Our culture has developed something of a cult of dead celebrities, where there's national mourning when favorite pop stars die.
Up to a point, that's understandable. You can wax nostalgic about a celebrity you associate with your coming of age.
Likewise, the nature of drama is for the audience to vicariously identify with the characters. That's fine so long as we retain the critical detachment to realize that this is, after all, just fiction.
To some extent, though, this reflects a displaced religious impulse. Absent of a Christian center of gravity, celebrities are something many people share in common, because we saw the same movies and TV shows.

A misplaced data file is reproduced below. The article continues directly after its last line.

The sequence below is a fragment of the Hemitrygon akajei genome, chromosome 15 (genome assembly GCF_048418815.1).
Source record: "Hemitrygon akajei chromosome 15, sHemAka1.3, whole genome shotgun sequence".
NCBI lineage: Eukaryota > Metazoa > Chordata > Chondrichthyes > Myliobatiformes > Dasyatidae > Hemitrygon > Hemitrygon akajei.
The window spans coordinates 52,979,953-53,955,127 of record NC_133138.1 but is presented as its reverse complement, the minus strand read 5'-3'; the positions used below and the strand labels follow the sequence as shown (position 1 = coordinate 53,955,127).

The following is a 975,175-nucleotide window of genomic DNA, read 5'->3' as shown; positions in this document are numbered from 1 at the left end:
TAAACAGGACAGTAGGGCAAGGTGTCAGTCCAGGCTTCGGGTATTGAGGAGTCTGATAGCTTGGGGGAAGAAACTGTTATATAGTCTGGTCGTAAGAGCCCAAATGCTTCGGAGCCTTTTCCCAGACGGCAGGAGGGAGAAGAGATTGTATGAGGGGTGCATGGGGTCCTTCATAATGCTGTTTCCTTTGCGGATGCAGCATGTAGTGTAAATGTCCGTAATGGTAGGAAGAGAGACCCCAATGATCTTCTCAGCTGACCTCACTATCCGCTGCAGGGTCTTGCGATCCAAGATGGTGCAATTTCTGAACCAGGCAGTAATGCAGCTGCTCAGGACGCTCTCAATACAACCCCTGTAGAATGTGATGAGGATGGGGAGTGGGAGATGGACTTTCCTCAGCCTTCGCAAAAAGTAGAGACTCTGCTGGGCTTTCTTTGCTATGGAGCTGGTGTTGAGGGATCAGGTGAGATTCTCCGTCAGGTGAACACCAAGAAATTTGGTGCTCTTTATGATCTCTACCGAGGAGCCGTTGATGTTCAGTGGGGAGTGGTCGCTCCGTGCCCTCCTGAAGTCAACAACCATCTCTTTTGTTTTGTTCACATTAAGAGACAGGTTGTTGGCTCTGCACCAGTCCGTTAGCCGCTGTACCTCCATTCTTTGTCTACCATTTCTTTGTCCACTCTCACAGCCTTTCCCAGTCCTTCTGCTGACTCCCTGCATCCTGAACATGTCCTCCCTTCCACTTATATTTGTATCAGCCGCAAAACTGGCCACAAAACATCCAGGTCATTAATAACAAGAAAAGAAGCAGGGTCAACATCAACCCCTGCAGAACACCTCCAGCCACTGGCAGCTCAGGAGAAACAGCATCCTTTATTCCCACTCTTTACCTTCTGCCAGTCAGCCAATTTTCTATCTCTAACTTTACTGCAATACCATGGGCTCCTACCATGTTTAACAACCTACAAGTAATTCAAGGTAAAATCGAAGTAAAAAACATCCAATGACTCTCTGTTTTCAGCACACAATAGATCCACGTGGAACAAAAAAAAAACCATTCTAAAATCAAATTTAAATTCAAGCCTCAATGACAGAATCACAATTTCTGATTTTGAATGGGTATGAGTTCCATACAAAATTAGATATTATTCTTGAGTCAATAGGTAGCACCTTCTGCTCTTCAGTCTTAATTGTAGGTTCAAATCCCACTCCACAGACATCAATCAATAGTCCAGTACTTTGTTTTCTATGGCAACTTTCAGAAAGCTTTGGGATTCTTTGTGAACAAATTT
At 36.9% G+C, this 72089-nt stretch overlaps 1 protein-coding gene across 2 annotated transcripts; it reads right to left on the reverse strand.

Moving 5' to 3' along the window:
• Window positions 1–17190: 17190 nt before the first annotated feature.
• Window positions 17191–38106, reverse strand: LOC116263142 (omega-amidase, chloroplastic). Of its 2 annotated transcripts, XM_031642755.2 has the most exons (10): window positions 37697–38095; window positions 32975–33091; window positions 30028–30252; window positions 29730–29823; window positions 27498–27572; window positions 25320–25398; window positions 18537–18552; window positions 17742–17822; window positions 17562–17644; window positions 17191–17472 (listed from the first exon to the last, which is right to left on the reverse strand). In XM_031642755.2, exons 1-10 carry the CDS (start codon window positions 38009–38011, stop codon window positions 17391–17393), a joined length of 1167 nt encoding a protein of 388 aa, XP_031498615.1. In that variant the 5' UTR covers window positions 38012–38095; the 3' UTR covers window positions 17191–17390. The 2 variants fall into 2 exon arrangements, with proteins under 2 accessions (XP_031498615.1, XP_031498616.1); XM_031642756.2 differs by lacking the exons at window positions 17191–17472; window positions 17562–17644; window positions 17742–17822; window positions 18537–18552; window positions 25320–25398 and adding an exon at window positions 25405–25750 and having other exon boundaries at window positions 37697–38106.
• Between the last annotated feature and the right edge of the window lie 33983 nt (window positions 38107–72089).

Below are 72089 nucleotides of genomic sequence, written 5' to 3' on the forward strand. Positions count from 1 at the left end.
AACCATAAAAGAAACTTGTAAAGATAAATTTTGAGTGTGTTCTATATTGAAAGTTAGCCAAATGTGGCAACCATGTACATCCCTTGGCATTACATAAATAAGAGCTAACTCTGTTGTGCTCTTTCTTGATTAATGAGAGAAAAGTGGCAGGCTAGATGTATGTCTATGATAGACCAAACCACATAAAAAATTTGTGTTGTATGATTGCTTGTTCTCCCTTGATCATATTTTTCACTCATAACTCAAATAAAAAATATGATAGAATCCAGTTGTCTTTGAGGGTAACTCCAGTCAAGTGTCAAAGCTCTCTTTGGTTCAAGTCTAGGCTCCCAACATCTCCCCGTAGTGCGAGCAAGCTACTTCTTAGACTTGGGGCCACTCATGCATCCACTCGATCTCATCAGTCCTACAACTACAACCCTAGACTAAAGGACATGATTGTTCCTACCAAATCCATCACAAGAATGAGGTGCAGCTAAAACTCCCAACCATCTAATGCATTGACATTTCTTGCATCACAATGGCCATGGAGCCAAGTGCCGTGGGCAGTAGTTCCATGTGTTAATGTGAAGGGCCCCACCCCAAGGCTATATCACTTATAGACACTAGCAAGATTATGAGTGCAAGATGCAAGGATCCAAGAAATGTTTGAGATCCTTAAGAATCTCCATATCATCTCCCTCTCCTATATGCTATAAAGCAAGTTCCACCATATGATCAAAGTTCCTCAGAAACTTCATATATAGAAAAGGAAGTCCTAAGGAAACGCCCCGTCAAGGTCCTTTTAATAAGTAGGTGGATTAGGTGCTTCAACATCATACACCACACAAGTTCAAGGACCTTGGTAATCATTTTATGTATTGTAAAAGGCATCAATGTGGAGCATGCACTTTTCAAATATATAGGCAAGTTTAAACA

When a popular movie star (or rock star, or whatever) dies, people go on social media and share their experiences. Their favorite songs, movies, &c.
That can be fine up to a point, but it often reflects the vacuity of people who have no deeper social bond. The lack of shared vision and values in something–or someone–transcendent. This is accompanied by making the lives of dead celebrities more significant than they really were.
Perhaps this also reflects a culture of broken homes and mobility. In the past, it was more common for close relatives to be heroes and heroines. That's harder for kids whose parents divorced, or whose grandparents, aunts, and uncles live out of state.